The diagnosis of endometrial cancer is also rapidly rising, so much so that some researchers are calling it a ‘tsunami’. Over the last 20 years its incidence has risen 22%. Lifestyle factors like obesity, in particular are known risk factors. Though by no means a cure all solution, taking steps to improve your lifestyle might mean a reduction of risk. For that reason we present some of our lovely warriors, some of them gynaecological cancer survivors while others simply passionate about improving awareness and health for women’s cancers.

Heather improving her health by stepping along the bondi to cogee walk.
Heather improving her health by stepping along the bondi to cogee walk.
Wanda has been clocking up steps around the UK.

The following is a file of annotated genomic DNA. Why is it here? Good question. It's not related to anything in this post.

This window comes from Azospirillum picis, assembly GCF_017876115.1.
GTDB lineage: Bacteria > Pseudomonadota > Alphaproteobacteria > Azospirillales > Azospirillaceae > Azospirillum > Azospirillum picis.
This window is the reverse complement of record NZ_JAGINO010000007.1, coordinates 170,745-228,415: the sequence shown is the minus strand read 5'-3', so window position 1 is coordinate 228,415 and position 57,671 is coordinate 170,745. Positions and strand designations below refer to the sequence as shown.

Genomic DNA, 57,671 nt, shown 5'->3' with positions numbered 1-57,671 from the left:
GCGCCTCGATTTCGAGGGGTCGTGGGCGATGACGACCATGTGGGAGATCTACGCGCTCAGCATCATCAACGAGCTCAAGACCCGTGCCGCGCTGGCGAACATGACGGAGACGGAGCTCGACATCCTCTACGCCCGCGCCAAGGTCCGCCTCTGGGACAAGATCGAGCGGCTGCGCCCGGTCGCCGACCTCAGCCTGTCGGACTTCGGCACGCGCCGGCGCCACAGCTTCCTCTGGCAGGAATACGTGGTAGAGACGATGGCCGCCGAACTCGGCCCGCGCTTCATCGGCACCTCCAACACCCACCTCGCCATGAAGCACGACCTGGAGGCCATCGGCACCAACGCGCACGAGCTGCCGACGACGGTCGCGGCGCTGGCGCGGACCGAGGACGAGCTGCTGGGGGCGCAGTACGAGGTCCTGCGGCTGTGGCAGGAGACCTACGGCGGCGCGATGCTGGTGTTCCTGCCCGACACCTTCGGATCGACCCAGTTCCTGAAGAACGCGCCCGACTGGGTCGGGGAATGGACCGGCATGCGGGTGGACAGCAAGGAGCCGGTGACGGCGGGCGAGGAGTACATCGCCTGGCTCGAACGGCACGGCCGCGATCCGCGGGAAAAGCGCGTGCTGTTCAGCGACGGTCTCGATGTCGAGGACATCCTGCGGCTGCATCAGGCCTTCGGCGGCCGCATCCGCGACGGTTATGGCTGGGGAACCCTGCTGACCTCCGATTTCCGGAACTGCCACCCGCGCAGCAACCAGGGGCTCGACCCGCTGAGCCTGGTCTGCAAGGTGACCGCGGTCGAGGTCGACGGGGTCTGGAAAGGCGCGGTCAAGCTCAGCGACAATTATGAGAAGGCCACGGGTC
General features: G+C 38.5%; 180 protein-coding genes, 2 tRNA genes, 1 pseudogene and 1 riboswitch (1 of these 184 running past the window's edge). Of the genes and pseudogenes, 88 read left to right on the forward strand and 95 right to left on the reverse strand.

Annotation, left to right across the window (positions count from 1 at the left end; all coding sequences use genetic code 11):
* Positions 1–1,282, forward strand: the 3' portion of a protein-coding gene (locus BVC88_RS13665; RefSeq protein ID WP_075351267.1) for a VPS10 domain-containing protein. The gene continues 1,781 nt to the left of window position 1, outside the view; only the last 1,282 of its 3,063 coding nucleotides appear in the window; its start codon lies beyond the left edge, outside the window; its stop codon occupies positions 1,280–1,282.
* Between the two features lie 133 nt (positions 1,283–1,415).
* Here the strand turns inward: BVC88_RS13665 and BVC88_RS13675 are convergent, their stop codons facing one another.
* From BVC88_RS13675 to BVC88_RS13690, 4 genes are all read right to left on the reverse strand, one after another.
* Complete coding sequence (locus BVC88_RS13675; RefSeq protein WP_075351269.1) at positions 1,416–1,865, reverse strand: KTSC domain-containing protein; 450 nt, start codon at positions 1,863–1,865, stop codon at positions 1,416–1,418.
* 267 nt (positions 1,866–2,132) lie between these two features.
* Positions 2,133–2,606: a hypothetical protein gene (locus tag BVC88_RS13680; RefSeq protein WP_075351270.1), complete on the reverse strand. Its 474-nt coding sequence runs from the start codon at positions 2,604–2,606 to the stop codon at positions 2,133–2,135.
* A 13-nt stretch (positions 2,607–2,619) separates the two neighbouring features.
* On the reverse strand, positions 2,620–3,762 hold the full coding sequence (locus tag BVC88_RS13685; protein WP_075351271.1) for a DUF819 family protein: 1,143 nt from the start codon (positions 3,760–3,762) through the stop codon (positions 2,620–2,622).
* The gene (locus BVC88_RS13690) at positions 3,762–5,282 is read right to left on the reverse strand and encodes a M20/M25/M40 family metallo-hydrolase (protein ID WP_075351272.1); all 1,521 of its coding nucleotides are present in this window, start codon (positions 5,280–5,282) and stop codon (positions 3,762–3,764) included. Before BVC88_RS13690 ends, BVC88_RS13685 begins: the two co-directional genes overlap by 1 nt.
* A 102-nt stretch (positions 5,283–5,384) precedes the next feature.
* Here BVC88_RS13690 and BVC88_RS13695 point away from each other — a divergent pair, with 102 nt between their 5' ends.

Wanda has been clocking up steps around the UK.
Mother and Daughter bonding time in Dee Why for Camilla and Sachie.
Mother and Daughter bonding time in Dee Why for Camilla and Sachie.
Charmayne is stepping through New Zealand.
Charmayne is stepping through New Zealand.
Cathy is training for a half-marathon.
Cathy is training for a half-marathon.

Get the facts: Gynaecological Cancer



Gynaecological cancers are cancers of the female reproductive system.  These include ovarian and fallopian tube cancers, cervical cancer, endometrial cancer (cancer of the uterus) and cancer of the vulva and vagina. Although they are a common cancer in our community there are still many misconsceptions, misunderstandings and important conversations to be had about gynaecological cancer. In Australia on average 13 women are diagnosed with gynaecological cancer every day and 4 will pass away. However early detection can reduce the risks associated and improve chances of survival.